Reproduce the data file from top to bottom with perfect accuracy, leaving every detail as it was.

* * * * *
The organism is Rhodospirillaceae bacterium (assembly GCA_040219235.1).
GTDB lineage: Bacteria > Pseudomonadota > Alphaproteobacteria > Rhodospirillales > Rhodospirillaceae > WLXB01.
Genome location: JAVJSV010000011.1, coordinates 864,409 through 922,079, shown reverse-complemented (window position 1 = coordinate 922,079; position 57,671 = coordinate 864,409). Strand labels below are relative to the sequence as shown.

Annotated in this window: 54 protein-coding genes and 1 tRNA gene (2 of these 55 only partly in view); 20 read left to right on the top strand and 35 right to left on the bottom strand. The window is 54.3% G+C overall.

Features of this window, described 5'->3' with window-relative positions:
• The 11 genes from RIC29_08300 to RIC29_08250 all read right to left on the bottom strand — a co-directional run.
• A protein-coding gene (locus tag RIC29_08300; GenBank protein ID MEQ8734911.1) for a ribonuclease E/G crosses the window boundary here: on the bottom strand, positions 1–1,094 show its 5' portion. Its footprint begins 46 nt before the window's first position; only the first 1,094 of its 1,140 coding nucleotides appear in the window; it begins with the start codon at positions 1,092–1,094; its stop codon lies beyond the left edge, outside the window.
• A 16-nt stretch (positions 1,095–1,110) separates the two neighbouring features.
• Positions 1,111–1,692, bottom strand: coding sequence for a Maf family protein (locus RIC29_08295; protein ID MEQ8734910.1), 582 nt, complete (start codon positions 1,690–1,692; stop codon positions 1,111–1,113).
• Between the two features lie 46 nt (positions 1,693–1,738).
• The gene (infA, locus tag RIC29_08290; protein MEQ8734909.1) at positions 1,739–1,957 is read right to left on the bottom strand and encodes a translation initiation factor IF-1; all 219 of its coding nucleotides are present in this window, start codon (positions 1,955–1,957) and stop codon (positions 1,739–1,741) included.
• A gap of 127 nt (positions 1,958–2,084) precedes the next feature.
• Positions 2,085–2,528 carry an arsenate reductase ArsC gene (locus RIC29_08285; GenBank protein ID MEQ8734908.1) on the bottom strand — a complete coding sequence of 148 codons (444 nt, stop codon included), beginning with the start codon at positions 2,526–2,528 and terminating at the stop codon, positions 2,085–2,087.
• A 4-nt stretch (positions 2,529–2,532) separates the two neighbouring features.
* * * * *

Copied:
The organism is Rhodospirillaceae bacterium (assembly GCA_040219235.1).
GTDB lineage: Bacteria > Pseudomonadota > Alphaproteobacteria > Rhodospirillales > Rhodospirillaceae > WLXB01.
Genome location: JAVJSV010000011.1, coordinates 864,409 through 922,079, shown reverse-complemented (window position 1 = coordinate 922,079; position 57,671 = coordinate 864,409). Strand labels below are relative to the sequence as shown.

Annotated in this window: 54 protein-coding genes and 1 tRNA gene (2 of these 55 only partly in view); 20 read left to right on the top strand and 35 right to left on the bottom strand. The window is 54.3% G+C overall.

Features of this window, described 5'->3' with window-relative positions:
• The 11 genes from RIC29_08300 to RIC29_08250 all read right to left on the bottom strand — a co-directional run.
• A protein-coding gene (locus tag RIC29_08300; GenBank protein ID MEQ8734911.1) for a ribonuclease E/G crosses the window boundary here: on the bottom strand, positions 1–1,094 show its 5' portion. Its footprint begins 46 nt before the window's first position; only the first 1,094 of its 1,140 coding nucleotides appear in the window; it begins with the start codon at positions 1,092–1,094; its stop codon lies beyond the left edge, outside the window.
• A 16-nt stretch (positions 1,095–1,110) separates the two neighbouring features.
• Positions 1,111–1,692, bottom strand: coding sequence for a Maf family protein (locus RIC29_08295; protein ID MEQ8734910.1), 582 nt, complete (start codon positions 1,690–1,692; stop codon positions 1,111–1,113).
• Between the two features lie 46 nt (positions 1,693–1,738).
• The gene (infA, locus tag RIC29_08290; protein MEQ8734909.1) at positions 1,739–1,957 is read right to left on the bottom strand and encodes a translation initiation factor IF-1; all 219 of its coding nucleotides are present in this window, start codon (positions 1,955–1,957) and stop codon (positions 1,739–1,741) included.
• A gap of 127 nt (positions 1,958–2,084) precedes the next feature.
• Positions 2,085–2,528 carry an arsenate reductase ArsC gene (locus RIC29_08285; GenBank protein ID MEQ8734908.1) on the bottom strand — a complete coding sequence of 148 codons (444 nt, stop codon included), beginning with the start codon at positions 2,526–2,528 and terminating at the stop codon, positions 2,085–2,087.
• A 4-nt stretch (positions 2,529–2,532) separates the two neighbouring features.